Not a day goes by without the press reporting yet another story about a small start-up that has suddenly exploded into the e-commerce stratosphere. From literally nowhere, a company appears, gobbles up an untapped market and becomes an IPO Cinderella.
Welcome to the new Gold Rush, my friends.
It seems that the Internet Gold Rush has fostered the same kind of hysteria that its 19th century counterpart did. As people stumble all over themselves to stake a claim to the e-commerce motherlode, everyone who ever dreamed of “making a mint” is heading west in cyberspace.
Well, get ready to step over a sea of broken hearts on the cyber-trail to the Promised Land, because those who think that the Internet has leveled the playing field so that anyone with a modem, an idea and a Web site can just show up and compete with the corporate giants is sorely mistaken.
Reality Versus Dreams
Now, I will be the first to admit that the Internet has created an arena in which the small start-up has the potential to compete with larger, well-established operations, and I applaud the way in which it has enabled those who have traditionally been faced with more challenges, e.g., minorities and women, to compete without the stumbling blocks of the past.
Still, the problem is that so many people have gotten caught up in the rush to make “easy money” that they have failed to consider what it takes to run a profitable business of any kind. The proliferation of store hosting Web sites such as Yahoo!Store and other simple access venues has caused many of these claim-jumpers to act irrationally.
I wonder if these same people would blunder into a multi-year lease for a storefront. Perhaps they cannot see the similarities between a virtual store and a brick-and-mortar operation, but it is difficult to believe that people would consider opening their operations without planning how they are going to handle service, distribution and fulfillment.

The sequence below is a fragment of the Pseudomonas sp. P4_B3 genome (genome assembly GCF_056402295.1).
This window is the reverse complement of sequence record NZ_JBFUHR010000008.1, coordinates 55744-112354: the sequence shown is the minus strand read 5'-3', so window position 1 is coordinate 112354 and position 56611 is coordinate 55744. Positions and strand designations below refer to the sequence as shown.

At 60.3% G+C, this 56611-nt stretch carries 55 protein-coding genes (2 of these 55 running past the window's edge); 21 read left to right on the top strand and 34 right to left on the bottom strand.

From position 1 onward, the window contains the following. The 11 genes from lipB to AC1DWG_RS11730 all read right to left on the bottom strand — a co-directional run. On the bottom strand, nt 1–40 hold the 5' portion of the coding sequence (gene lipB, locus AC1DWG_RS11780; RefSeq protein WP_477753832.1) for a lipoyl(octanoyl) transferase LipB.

A Mad Rush
The truth is that the mad rush to grab a piece of cyberspace has infected both the small start-up and established brick-and-mortar businesses. Even major companies such as Wal-Mart and Levi Strauss have found e-commerce to be a more challenging task then they once thought.
Just as Wal-Mart put off the launch of their Web site, we were notified that cyberspace and Levi Strauss didn’t have that “tapered fit.” Only 12 months after they began selling their products through their Web sites, the venerable zillion year-old clothing company decided to pull the plug on the operation.
Yet another established company that has been eaten by the Internet monster is Britannica.com. The encyclopedia unveiled its online venture a little more than a week ago, but unexpected traffic has jammed the site and has made it unavailable to most visitors. I have tried to log on several times and have never gotten past the apology letter on the home page.
Let’s face it, even the successful companies face down demons on the Internet. eBay has been dogged by meltdowns and outages for quite a while now, and let us not forget the battles that AOL faced in trying to convince the public that constant busy signals were not something for subscribers to be concerned about.
Is There A Moral?
I suppose that I could launch into a seminar about planning for scalability and ensuring that sites are equipped with appropriate hardware and software, but I’m certain that if would-be Web denizens haven’t already thought to do it, then what I say won’t matter.
The Net will be a place in which dreams are created, but it will also be a factory of nightmares. If small companies hope to survive, they must learn from both the mistakes and the success stories and remember that get-rich quick schemes promoted by technology-savvy peddlers are the snake-oil of the new millennium.